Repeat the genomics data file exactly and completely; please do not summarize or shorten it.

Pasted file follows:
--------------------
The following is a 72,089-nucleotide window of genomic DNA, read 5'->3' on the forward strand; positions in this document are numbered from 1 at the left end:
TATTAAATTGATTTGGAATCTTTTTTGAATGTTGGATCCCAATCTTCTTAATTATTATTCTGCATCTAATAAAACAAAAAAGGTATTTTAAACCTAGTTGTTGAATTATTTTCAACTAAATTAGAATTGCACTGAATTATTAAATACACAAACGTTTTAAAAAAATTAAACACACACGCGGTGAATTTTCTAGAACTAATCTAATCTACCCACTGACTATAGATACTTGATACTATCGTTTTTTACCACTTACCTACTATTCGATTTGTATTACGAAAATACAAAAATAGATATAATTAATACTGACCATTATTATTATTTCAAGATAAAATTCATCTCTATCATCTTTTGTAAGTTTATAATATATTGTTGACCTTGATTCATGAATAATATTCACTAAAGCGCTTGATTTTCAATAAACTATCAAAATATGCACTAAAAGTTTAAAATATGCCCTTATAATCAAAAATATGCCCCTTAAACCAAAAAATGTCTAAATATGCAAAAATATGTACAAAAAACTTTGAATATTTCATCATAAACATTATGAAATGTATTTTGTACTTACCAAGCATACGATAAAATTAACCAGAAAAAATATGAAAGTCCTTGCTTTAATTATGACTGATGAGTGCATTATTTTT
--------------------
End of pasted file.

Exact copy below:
The following is a 72,089-nucleotide window of genomic DNA, read 5'->3' on the forward strand; positions in this document are numbered from 1 at the left end:
TATTAAATTGATTTGGAATCTTTTTTGAATGTTGGATCCCAATCTTCTTAATTATTATTCTGCATCTAATAAAACAAAAAAGGTATTTTAAACCTAGTTGTTGAATTATTTTCAACTAAATTAGAATTGCACTGAATTATTAAATACACAAACGTTTTAAAAAAATTAAACACACACGCGGTGAATTTTCTAGAACTAATCTAATCTACCCACTGACTATAGATACTTGATACTATCGTTTTTTACCACTTACCTACTATTCGATTTGTATTACGAAAATACAAAAATAGATATAATTAATACTGACCATTATTATTATTTCAAGATAAAATTCATCTCTATCATCTTTTGTAAGTTTATAATATATTGTTGACCTTGATTCATGAATAATATTCACTAAAGCGCTTGATTTTCAATAAACTATCAAAATATGCACTAAAAGTTTAAAATATGCCCTTATAATCAAAAATATGCCCCTTAAACCAAAAAATGTCTAAATATGCAAAAATATGTACAAAAAACTTTGAATATTTCATCATAAACATTATGAAATGTATTTTGTACTTACCAAGCATACGATAAAATTAACCAGAAAAAATATGAAAGTCCTTGCTTTAATTATGACTGATGAGTGCATTATTTTT